NOTE: This review was first published on September 8, 2012 after I saw the movie at the Toronto Film Festival. I am reprinting it today as it opens in theaters this weekend.
The Place Beyond the Pines leaves you tired and worn weary by as it revels in despair with no hope at the end of the tunnel. It’s raw, real, downtrodden and forced. Is it good? It’s solid. It’s also too much of a “bad” thing.
This is a drama that weighs on you like a ton of bricks as generations are affected by those before them — the things they know; the things they don’t know and what they’ll soon learn. Blue Valentine director Derek Cianfrance exhibits his talent to tackle a sweeping narrative that runs all of two hours and 20 minutes, and the film’s length is felt as a result of the weary state it leaves you in by the end.
The story begins in the late 1990s, Luke Glanton (Ryan Gosling) is a stunt motorcyclist for a traveling carnival. During a stop in Schenectady, New York we learn of a one night encounter he had with a local waitress named Romina (Eva Mendes). Seeing her again for the first time since, they exchange words and he drives her home, but with the carnival heading out of town he can’t stay for long. He leaves.
A little over a year later, back in town, Luke learns Romina has had a child and is living with her mother and another man (Mahershala Ali). The child is Luke’s, and despite what appears to be a lack of want for his company, he quits his job and takes up a low-paying mechanic position locally in an attempt to reconnect and raise his child. Volatility ensues.
Cash-strapped, Luke turns to robbing local banks for money, but his crimes soon catch up to him as his path becomes entwined with a local cop (Bradley Cooper) and a brief moment of violence shapes the next 15 years of their lives and the lives of their loved ones.
Cianfrance, who co-wrote the screenplay with Ben Coccio and Darius Marder, examines the effects one generation can have on the other and the results of a child’s neglected upbringing with an unflinching eye. This is the film’s over-arching theme, and it’s as a result of this theme the film is so punishing, because Cianfrance doesn’t lighten the mood with glossy Hollywood techniques that would make it far more accessible, but would also diminish its dramatic impact.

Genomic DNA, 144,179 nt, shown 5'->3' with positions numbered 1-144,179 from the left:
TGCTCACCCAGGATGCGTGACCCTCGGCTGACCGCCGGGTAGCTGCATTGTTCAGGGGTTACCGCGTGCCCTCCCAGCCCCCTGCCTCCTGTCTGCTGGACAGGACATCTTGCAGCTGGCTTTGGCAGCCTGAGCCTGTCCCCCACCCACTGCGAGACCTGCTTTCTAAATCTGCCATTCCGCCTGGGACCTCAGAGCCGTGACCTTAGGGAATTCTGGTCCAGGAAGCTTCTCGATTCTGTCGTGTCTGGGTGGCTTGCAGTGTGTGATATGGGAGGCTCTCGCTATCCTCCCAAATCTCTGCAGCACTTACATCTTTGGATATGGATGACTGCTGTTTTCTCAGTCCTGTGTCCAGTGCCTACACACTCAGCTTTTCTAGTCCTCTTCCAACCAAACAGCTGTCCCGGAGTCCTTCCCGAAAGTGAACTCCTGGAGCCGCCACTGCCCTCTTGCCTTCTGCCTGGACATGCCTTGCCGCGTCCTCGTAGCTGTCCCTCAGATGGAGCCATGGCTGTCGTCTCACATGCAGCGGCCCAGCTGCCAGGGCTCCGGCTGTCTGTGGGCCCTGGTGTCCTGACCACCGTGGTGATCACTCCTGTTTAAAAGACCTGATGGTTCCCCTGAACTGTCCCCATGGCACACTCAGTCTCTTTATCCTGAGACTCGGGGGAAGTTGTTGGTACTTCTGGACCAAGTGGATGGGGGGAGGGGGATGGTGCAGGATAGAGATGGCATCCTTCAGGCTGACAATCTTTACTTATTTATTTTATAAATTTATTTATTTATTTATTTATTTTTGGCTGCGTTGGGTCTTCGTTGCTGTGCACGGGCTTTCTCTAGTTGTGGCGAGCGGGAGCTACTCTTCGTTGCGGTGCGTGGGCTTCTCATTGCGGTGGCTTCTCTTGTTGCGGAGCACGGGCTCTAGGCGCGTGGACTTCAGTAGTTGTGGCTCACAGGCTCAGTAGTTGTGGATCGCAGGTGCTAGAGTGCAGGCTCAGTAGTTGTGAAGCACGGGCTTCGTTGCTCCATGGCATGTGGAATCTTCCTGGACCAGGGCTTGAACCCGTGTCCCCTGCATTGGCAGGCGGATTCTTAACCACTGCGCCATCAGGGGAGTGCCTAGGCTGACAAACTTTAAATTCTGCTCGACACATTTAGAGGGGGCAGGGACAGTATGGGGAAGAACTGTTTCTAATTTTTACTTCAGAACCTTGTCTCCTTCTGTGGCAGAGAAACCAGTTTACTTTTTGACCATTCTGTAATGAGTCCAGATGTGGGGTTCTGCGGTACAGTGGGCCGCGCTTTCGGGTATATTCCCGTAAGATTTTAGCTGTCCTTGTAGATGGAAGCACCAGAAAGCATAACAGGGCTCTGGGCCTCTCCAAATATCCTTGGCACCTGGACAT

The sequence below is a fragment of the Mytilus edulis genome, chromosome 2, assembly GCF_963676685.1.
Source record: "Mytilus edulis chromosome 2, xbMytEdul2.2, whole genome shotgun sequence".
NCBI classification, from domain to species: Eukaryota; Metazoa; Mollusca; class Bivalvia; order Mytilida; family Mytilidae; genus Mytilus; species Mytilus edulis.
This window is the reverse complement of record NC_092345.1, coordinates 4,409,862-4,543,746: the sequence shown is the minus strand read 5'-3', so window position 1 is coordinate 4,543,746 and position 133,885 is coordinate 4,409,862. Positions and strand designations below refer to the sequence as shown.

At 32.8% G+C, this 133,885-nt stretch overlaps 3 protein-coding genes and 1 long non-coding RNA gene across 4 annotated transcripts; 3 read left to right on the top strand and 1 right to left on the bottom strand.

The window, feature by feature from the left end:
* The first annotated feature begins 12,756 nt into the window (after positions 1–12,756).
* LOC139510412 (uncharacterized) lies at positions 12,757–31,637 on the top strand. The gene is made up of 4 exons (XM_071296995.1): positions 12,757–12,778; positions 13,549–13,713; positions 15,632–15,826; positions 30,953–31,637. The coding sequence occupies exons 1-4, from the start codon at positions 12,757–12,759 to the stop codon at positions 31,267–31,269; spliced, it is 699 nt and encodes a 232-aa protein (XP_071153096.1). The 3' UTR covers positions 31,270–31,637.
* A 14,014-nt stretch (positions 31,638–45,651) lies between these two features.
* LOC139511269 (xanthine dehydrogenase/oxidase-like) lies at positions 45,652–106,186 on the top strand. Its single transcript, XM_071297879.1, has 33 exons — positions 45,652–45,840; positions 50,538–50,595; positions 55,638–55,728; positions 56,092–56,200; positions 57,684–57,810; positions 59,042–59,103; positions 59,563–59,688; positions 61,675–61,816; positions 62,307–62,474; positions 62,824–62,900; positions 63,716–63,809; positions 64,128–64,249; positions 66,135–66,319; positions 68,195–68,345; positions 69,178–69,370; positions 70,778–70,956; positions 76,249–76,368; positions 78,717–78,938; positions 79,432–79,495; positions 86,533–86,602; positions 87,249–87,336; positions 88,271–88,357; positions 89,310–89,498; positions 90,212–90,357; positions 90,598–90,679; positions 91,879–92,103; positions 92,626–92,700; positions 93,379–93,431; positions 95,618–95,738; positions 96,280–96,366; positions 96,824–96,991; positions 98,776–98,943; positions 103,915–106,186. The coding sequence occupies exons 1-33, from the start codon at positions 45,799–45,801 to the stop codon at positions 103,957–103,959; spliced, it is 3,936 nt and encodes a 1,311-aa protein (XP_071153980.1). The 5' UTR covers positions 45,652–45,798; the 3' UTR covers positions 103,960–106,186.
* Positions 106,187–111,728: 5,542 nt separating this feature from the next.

It’s always tough for me to come to a definitive conclusion on how I feel about a film when it leaves me walking away feeling numb. It’s one of the reasons grading movies is so meaningless. I wouldn’t want to watch this film again. To feel how I felt watching it would be pointless to repeat. There are no happy endings in The Place Beyond the Pines. In fact, you’d be hard-pressed to find a smile, outside of a folded picture that continues to show its face throughout, constantly reminding us of the film’s singular best moment.
The narrative breeds corruption, in more ways than one, making it both disheartening and painful to watch. Some of this can be attributed to a screenplay that has a hard time finding any measure of hope or optimism, all leading to a finale that really doesn’t add up to much at all. Where the film does succeed, once you accept its narrative, is in the performances that hold it together.
Gosling continues on his streak of powerful performances as Luke attempts to fight the beast within and do the right thing, but the struggle is simply too much as he takes on more than his life experience can handle. Cooper is decent in a performance that largely ties together the film’s three act structure, bridging the gap from one to the next, serving as a narrative glue. Gosling, as would be expected, is the standout while Cooper is workmanlike.
Strong supporting performances also work to the film’s benefit. Ben Mendelsohn, who is having a solid year already with his wonderful contributions to Killing Them Softly, plays the man that may be Luke’s only friend. Dane DeHaan, who is best known currently as the lead actor in Chronicle, shows his career won’t be limited to the second-rate, low-budget superpower genre, and Bruce Greenwood gives a very strong performance as District Attorney, Bill Killcullen.
Sean Bobbit, who put in strong camera work in Steve McQueen’s Shame and Hunger, delivers yet again with a gritty and intense bit of cinematography and strong camera movements in tight spaces including an especially intense scene following Luke as he speeds through the trees. Bobbit gives the small town of Schenectady a life of its own, as well as the people living in it.
The Place Beyond the Pines is a case of a tough, but predictable narrative. I wasn’t the fan of Blue Valentine so many others were, but it did showcase Cianfrance’s ability to not only bring the best out of his actors, but to tackle tough subject matter and deliver a raw sense of reality. He does that again here, but, like Blue Valentine, I’m having a hard time giving the film a wholehearted endorsement.
The exploration of tragic lives in tragic environments is one thing, but to wallow in it as Cianfrance seems to enjoy doing is tough to swallow and what exactly he’s trying to accomplish here isn’t entirely clear, and the generational thread he’s pushing can only be tugged on for so long before the quilt it holds together is withered and frayed.